As a government contractor, the majority of our positions require an active government clearance in order to be considered a viable candidate for an opening. The million dollar question our recruiters get asked daily is, “can your company sponsor me for a clearance?”

The honest response is that each contract dictates whether this action is allowable or not. These details are found within the individual statement of work for each contract. Every contract specifically outlines the clearance requirements for each labor billet within the contract.

Clearance Sponsorship 101

Some of the more common clearance requirements are outlined below:

Public Trust Required To Start

A public trust clearance is held and processed by the client. Since Public Trusts are not held within Joint Personnel Adjudication System (JPAS), private sector companies do not have visibility to process and/or check on this type of clearance This type of clearance can be easily processed in a timely fashion, and nearly every job posted with this need has the option to hire candidates without this clearance and pursue it upon hire.

Interim Secret Required To Start

This option will allow a company to bring on personnel while pursuing their final adjudicated clearance. This means that the fully executed offer letter must be received back by the hiring company with the candidate’s signature and date prior to the clearance process being initiated. This signed letter will initiate the hiring company’s ability to process the new hire for his or her interim clearance. The candidate’s clearance request must be tied directly to an open billet to allow the clearance to be pursued. As recently as 2012, the secret interim clearance could come back approved as soon as 72 hours. Currently in 2016, this process can take up to 6 months to be granted an interim secret clearance.

Active Current Clearance

This option means that the candidate must have a current active clearance and meet the client requirements from day 1 of employment. There no room to pursue any clearance or clearance upgrade, for example, upgrading a Secret clearance to a Top Secret clearance.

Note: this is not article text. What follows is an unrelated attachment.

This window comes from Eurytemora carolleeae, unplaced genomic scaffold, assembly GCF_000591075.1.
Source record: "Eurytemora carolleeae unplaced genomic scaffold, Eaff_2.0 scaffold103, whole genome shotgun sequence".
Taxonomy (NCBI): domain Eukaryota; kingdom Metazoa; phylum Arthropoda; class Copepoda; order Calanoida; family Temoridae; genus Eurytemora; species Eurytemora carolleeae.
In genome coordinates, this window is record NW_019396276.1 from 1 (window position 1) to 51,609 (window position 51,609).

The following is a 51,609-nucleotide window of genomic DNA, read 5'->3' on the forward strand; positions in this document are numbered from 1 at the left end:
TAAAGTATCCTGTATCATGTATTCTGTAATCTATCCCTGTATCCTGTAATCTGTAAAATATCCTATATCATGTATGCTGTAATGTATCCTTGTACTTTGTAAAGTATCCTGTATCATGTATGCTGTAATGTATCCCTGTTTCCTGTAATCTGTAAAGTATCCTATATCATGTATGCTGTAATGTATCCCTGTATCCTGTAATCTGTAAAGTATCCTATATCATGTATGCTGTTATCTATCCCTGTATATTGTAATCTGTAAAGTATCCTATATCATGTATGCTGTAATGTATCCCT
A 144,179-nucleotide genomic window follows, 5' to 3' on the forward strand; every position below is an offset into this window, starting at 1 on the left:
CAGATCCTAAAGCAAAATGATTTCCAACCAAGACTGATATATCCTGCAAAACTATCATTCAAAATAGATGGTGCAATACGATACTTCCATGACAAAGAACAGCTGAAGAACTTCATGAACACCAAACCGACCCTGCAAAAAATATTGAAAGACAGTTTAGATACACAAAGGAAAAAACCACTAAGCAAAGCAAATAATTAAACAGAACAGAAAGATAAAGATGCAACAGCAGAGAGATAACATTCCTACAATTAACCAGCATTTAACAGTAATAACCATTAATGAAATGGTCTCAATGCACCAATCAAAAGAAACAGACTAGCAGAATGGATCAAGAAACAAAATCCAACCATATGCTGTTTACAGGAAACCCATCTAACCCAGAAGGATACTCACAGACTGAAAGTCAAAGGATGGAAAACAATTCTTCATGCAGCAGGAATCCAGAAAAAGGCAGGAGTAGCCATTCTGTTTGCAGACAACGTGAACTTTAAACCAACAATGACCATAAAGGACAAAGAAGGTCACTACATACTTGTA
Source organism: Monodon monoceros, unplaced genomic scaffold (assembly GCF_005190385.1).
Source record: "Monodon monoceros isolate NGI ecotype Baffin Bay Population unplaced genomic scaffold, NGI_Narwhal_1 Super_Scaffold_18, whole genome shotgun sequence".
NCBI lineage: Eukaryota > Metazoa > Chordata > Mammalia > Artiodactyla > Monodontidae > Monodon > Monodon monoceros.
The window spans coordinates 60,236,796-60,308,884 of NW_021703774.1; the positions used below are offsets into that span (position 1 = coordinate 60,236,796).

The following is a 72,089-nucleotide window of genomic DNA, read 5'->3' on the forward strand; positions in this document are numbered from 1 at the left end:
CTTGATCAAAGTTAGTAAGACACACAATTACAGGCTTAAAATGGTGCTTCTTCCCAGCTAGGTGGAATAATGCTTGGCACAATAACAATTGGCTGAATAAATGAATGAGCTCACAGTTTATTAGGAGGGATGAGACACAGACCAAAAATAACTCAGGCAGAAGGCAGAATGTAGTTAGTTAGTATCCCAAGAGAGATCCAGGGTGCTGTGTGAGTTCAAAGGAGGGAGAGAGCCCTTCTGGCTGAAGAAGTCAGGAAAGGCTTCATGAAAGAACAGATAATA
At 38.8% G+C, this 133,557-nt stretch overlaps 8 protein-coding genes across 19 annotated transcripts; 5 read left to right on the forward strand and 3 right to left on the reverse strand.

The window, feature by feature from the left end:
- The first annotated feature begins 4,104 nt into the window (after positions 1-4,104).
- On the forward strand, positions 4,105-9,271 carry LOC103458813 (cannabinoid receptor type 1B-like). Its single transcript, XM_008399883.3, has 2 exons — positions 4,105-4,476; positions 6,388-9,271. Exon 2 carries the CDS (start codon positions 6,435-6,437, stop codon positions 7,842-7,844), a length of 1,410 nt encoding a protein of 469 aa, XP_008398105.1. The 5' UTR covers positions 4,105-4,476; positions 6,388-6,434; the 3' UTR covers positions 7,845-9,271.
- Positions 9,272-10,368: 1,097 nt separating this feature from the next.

Minimal Secret Clearance: This option will allow a company to bring on personnel with a current active Secret clearance while pursuing a potential upgrade. This means the personnel can work on-site while his or her clearance is being processed in the background.

Candidate Matchmaking

All of these options are solely based on the government client and how the work is outlined within the contract. Companies can implement their own hiring rules. For example, the contract may state an interim secret is acceptable for starting a candidate. However, a company can still stipulate that their hiring requirement for this contract is a current active secret clearance. This does narrow down the candidate pool, but it minimizes the risk of hiring a candidate that ultimately cannot obtain his or her clearance. Unfortunately, there are no guarantees that an interim secret will be granted. It is possible that the candidate will be granted his or her interim secret clearance and then fail to obtain his or her final secret clearance. The worst case scenario would be to bring on an employee and ultimately their clearance gets denied. This leaves the candidate without work, the contract with a vacant position, and the company without their new employee.

The level of risk assumed by both the employers and the candidates in regards to persuading a new clearance are relatively equal for both parties. Some of the largest determining factors on whether or not an individual will receive their clearance can fall outside of both parties control. Additionally, the length of time required to receive a person’s clearance has exponentially elongated over the last 5 years.

Time is of the essence when it comes to filling a vacant spot for the government client. A common recruiting goal is to fill a vacant spot in with the best qualified, available candidate in the shortest amount of time. The recruiter has to get the best candidate to fill the open position for the company, but that person also has to be a good match for the government customer. Due to the uncertainly of the length of time to pursue a clearance and final outcome, many companies are straying away from pursuing clearances and only seeking out viable candidates that are already cleared.

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Maria Whitney is a Senior Recruiter at Smartronix. She's been in the HR industry for 13 years; focused on recruiting for over 11 years. Her experience ranges from private sector Engineering, Banking and Cleared Intelligence, to Cleared IT. Visit her on the Cleared Network.